Although he drives a horse and buggy and won't use a computer, cellphone or digital camera, Levi Frey knows his group of Old Order Mennonites can't push back against the currents of change forever.
"It's no secret if you look back 50 or 100 years, we're moving along at a different rate or pace," says the bookkeeper and hobby farmer from Mount Forest, Ont., about how the traditions of his conservative Mennonite group are evolving.
"We can't sit still. All we can do is regulate our pace."
A two-day conference at the University of Winnipeg, titled Anti-Modern Pathways, will focus on the lifestyle, values and beliefs of horse-and-buggy Mennonites such as Frey in Canada, Belize and Latin America.
Scheduled for Friday, Oct. 21 and Saturday, Oct. 22, the free event includes a keynote address at 7:30 p.m. Friday by Donald Kraybill, author of Amish Grace, which dealt with the 2006 school tragedy at Nickel Mines, Penn.
The only genuine horse-and-buggy Mennonite on the program, Frey was scheduled to speak on Friday morning but recently decided against making the two-day trip to Winnipeg by bus because of family obligations. No other Old Order Mennonites are planning to come, says conference organizer Royden Loewen.
"I would think it is too close an association with the world," says Loewen, chairman of Mennonite studies at the university.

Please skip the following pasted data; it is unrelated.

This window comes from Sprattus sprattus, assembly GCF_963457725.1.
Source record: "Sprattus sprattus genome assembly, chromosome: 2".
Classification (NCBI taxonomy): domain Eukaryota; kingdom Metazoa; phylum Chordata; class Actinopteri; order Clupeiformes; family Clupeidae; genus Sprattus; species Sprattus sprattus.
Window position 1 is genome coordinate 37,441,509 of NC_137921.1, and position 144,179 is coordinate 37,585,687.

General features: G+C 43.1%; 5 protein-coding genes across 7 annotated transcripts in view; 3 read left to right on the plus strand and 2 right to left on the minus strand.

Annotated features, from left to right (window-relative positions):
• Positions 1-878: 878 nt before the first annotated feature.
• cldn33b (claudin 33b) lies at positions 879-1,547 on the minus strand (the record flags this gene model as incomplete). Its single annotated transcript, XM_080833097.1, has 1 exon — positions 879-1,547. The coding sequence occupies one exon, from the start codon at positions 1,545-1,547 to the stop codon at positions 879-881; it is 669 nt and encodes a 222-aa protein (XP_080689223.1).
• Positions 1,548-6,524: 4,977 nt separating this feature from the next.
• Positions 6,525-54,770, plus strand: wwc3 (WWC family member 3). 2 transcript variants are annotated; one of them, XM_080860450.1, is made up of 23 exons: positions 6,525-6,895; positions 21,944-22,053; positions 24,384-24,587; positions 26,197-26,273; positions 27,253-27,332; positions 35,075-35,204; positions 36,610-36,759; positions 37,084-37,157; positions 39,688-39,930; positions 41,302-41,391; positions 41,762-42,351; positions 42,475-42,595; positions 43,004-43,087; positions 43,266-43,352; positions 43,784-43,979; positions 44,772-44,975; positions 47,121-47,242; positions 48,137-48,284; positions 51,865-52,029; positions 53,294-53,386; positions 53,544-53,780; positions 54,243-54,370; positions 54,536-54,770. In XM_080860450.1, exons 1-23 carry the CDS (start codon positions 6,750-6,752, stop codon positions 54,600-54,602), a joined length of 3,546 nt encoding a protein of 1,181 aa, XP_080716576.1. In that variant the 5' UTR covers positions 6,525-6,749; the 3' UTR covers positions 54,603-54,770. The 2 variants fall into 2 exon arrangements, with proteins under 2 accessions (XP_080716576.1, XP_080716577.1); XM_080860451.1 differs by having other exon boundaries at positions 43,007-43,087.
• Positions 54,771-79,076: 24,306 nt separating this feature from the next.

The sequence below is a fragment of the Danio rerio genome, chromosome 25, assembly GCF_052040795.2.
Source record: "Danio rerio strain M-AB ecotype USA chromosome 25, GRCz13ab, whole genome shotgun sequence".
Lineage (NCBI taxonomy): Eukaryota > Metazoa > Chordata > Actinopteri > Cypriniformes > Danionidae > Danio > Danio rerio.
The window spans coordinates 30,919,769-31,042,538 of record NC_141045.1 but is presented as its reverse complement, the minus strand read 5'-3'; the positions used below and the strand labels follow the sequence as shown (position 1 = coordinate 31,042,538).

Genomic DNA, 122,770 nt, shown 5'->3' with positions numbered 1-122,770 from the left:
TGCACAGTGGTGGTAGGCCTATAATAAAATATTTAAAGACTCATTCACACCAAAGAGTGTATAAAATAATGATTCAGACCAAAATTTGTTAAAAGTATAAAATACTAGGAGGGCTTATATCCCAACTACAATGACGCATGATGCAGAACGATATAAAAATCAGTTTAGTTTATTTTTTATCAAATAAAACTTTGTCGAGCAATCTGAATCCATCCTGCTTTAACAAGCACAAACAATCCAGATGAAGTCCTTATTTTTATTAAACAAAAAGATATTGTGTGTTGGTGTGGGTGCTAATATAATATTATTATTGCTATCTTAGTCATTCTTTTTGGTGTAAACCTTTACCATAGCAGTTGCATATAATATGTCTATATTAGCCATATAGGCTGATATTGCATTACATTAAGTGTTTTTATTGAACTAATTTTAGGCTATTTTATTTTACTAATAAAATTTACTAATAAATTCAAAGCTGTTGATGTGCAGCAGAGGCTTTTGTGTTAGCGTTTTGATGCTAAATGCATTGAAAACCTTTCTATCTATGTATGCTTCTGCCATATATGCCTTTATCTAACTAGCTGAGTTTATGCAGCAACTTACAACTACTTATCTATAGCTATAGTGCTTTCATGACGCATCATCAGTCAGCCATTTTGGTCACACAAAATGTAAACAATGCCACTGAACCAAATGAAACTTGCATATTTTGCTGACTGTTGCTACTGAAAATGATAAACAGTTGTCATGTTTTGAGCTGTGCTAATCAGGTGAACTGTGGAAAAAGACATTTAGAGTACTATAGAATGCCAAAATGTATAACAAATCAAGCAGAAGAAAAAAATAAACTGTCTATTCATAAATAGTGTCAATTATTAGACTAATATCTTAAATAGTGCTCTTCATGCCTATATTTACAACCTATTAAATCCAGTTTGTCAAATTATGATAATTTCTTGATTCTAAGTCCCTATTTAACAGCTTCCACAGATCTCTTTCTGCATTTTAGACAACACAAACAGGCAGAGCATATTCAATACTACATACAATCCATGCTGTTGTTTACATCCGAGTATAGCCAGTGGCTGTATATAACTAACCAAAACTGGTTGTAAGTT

"And they don't believe in higher education. It's at the University of Winnipeg and it's an academic conference."
But people with higher education are fascinated with these groups who have clung to a pre-industrial lifestyle for reasons of faith, with the conference attracting academics from across North America, as well as a contingent from the Free University in Amsterdam.
"People are interested in folks who stand up to modern society and say no to everything we take for granted," Loewen says of Mennonite groups who have removed themselves from modern society for reasons of faith.
"They say no to middle-class values. That includes the consumption of energy, upward mobility, generational gaps, indebtedness, consumer culture, competition, the penchant we have for institutionalizing handicapped (people) and seniors."
Saying no means finding ways around the prevailing digital culture and lobbying to be exempted from contributing to government insurance plans, says Frey, a part of a five-member committee working on exemption from CPP and workers' compensation.
Old Order Mennonites do not use computers or the Internet and do not believe in having their photos taken. They also believe in a strong separation of church and state and do not vote in elections, explains Frey.
"We believe as Christians that the Bible tells us the government is secular and has nothing to do with the church. We pray for the government and that's the extent of it," he explains.
In Canada, Frey is among 4,000 horse-and-buggy Mennonites, the majority of whom live in Ontario. A small group of more conservative Mennonites, sometimes mistaken for Amish, live near Gladstone, Man.